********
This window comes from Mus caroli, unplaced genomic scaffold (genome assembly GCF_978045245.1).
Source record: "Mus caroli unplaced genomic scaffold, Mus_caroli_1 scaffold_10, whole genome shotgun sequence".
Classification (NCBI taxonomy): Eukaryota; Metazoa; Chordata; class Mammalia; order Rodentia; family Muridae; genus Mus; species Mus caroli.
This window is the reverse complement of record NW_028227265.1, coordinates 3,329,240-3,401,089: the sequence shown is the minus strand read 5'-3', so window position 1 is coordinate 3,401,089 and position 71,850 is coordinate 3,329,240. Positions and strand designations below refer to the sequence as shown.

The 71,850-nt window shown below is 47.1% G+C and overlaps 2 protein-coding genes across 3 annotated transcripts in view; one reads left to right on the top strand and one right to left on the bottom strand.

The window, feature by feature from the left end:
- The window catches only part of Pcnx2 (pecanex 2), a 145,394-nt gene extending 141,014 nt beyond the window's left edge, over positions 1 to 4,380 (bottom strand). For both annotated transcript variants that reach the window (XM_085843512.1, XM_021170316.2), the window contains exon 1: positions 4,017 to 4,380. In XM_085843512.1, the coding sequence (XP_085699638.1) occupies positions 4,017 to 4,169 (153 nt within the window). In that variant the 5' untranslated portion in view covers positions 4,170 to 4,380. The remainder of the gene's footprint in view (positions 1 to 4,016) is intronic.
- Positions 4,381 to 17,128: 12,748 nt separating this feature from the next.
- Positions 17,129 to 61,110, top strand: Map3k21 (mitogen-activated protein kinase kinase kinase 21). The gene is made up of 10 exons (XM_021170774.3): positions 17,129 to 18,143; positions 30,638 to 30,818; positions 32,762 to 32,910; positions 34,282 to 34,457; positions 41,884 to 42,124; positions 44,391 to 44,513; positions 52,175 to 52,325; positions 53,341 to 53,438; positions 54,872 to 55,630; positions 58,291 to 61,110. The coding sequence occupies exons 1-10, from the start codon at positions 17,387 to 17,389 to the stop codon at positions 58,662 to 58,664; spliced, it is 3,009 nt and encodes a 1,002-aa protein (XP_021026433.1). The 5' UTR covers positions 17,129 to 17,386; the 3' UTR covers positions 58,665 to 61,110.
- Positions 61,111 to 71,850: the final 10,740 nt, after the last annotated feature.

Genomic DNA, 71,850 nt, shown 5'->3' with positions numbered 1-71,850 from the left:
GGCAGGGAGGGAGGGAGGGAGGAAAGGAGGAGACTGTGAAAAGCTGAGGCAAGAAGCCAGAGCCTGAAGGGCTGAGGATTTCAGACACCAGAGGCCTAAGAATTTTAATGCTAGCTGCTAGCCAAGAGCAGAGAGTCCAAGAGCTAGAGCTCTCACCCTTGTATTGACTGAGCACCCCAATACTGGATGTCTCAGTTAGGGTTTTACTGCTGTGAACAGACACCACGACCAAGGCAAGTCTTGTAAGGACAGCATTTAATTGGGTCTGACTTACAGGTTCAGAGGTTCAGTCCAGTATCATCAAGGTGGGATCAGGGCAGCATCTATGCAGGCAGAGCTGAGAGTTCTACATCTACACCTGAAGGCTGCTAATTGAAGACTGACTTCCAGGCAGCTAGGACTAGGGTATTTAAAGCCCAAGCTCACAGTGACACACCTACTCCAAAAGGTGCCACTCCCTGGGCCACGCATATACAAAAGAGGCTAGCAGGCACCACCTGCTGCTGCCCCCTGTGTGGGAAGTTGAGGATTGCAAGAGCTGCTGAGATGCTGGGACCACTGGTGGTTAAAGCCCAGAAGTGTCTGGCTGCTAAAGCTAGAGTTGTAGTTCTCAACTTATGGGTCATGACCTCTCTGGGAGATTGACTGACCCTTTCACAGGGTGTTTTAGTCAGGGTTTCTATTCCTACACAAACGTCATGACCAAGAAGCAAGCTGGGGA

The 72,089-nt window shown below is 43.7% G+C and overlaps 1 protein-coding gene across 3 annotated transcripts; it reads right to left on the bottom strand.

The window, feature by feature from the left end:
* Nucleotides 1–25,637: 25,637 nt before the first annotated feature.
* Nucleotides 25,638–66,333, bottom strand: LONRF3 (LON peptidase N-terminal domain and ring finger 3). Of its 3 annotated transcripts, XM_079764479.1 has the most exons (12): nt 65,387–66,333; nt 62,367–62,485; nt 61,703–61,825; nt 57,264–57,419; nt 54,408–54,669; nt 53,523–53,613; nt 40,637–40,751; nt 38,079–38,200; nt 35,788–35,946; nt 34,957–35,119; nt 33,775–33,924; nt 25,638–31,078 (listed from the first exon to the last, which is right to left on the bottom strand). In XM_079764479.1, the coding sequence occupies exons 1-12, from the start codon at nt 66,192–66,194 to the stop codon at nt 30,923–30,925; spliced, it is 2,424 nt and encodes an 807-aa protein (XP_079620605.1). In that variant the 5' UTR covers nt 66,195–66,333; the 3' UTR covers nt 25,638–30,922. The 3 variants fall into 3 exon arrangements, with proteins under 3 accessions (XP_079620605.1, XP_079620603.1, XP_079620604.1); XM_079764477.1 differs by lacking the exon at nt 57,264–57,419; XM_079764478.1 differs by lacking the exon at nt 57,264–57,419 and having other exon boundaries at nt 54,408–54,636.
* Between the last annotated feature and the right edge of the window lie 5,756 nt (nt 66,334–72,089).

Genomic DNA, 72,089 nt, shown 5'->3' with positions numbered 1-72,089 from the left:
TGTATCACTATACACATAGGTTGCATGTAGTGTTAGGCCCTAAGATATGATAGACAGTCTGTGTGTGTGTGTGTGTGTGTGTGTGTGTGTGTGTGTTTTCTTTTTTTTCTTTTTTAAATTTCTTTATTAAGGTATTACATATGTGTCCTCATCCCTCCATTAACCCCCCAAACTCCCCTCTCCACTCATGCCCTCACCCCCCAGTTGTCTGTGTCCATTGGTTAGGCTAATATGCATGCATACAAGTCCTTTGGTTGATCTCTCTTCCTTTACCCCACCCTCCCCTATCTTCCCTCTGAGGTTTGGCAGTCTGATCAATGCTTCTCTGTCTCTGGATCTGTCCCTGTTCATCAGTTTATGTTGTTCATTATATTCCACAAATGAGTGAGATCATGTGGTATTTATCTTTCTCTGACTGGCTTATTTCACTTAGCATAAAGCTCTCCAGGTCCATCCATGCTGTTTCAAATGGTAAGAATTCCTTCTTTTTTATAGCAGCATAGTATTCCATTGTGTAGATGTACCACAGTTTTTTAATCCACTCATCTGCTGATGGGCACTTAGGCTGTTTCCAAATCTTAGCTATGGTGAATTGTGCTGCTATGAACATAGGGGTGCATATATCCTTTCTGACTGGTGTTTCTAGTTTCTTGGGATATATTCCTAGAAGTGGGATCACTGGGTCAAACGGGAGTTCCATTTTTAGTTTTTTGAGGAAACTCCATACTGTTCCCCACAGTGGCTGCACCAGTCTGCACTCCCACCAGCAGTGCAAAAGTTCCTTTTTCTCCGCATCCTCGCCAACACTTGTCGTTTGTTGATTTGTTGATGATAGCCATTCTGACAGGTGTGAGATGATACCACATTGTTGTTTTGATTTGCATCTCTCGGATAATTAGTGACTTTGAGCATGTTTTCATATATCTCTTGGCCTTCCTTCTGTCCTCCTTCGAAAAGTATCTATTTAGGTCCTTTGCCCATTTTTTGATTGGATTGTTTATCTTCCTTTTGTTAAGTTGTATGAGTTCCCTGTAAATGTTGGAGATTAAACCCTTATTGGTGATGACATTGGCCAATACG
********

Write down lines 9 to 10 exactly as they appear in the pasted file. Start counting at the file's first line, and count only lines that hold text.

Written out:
- Positions 17,129 to 61,110, top strand: Map3k21 (mitogen-activated protein kinase kinase kinase 21). The gene is made up of 10 exons (XM_021170774.3): positions 17,129 to 18,143; positions 30,638 to 30,818; positions 32,762 to 32,910; positions 34,282 to 34,457; positions 41,884 to 42,124; positions 44,391 to 44,513; positions 52,175 to 52,325; positions 53,341 to 53,438; positions 54,872 to 55,630; positions 58,291 to 61,110. The coding sequence occupies exons 1-10, from the start codon at positions 17,387 to 17,389 to the stop codon at positions 58,662 to 58,664; spliced, it is 3,009 nt and encodes a 1,002-aa protein (XP_021026433.1). The 5' UTR covers positions 17,129 to 17,386; the 3' UTR covers positions 58,665 to 61,110.
- Positions 61,111 to 71,850: the final 10,740 nt, after the last annotated feature.